Marketing, advertising and PR

Why a graduate job in public relations could start your PR-fect career

PR is a popular choice of graduate job but it's not all launch parties and business lunches. You have to do some desk work and thinking too!

PR has become a sophisticated business tool used to tell a story to the public and promote products and services. According to the Chartered Institute of Public Relations (CIPR), PR is seen as a vibrant, attractive industry, consistently ranking among new graduates’ top career choices.

What public relations jobs involve today

Given the variety of projects you can work on in this industry, its popularity is no surprise. Karen Myers, director of corporate communications at IPC Media, explains, ‘Graduates have the opportunity to get their career off the ground in a very short space of time. After just a couple of weeks they may be trusted to contact clients and take on more responsibility.’ You'll have the chance to develop in all sorts of ways.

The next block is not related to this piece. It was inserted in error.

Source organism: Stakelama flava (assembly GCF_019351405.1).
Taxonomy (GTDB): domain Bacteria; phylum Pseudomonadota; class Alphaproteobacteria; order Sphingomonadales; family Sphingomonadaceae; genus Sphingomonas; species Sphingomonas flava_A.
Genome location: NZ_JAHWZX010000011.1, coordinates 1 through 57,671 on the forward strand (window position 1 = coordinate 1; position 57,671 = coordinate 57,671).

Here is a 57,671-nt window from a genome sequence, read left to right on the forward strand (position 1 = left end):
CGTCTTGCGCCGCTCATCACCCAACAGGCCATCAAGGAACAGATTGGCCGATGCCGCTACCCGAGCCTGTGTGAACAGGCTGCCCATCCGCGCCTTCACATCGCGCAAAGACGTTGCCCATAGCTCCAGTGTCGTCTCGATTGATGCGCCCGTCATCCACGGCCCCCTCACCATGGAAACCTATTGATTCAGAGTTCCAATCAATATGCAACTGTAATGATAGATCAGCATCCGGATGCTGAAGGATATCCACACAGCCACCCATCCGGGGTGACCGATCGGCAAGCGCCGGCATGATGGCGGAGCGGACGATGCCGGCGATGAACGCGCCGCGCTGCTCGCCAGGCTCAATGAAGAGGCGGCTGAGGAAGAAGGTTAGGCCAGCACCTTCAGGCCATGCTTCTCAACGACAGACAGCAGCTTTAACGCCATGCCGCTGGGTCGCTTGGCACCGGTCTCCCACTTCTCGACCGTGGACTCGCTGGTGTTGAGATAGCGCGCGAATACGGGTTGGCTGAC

As Karen explains, ‘PR really stretches your skills: you could be doing anything from dealing with journalists to managing a website, writing, editing or organising events, and this requires adaptability, organisation and imagination.’ There’s a lot of behind-the-scenes work to do, and it’s not easy always being in the media spotlight. That said, if you see yourself as a confident people-person with a creative edge then this could be a great career for you. 

Impressing PR recruiters in applications and interviews

With graduates fighting each other in the streets for a job in PR, getting a foot in the door can be hard; it’s important to know why you want to do it, be able to demonstrate that you have the right personality and articulate your suitability for the job. Karen recommends that candidates imagine themselves as the subject of a PR campaign when they are applying, ‘that way they demonstrate the skills we are looking for in their applications,’ she argues.

When applying for a role in PR you’ve got to display that you have what it takes to do the job in your covering letter and CV, but it is equally, if not more, important to show your confidence and communication skills at interview. Karen explains that this is where most applicants slip up, ‘On paper they look great, but at the interview stage a lot of candidates are not so articulate and are far less rehearsed in their presentation skills. You need to impress straight away: walk into the interview with confidence and show that you are adaptable and competent.’